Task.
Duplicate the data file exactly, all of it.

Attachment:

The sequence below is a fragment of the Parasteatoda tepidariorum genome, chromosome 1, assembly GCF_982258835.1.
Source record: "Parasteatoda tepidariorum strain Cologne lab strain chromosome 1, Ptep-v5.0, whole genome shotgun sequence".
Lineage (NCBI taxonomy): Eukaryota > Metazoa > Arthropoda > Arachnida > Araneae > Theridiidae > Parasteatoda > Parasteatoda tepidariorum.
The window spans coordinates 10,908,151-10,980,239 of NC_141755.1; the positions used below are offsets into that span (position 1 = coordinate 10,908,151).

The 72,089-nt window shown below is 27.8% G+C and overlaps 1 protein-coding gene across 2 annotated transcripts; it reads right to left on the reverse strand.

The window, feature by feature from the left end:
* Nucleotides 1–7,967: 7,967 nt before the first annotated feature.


The sequence below is a fragment of the Parasteatoda tepidariorum genome, chromosome 1, assembly GCF_982258835.1.
Source record: "Parasteatoda tepidariorum strain Cologne lab strain chromosome 1, Ptep-v5.0, whole genome shotgun sequence".
Lineage (NCBI taxonomy): Eukaryota > Metazoa > Arthropoda > Arachnida > Araneae > Theridiidae > Parasteatoda > Parasteatoda tepidariorum.
The window spans coordinates 10,908,151-10,980,239 of NC_141755.1; the positions used below are offsets into that span (position 1 = coordinate 10,908,151).

The 72,089-nt window shown below is 27.8% G+C and overlaps 1 protein-coding gene across 2 annotated transcripts; it reads right to left on the reverse strand.

The window, feature by feature from the left end:
* Nucleotides 1–7,967: 7,967 nt before the first annotated feature.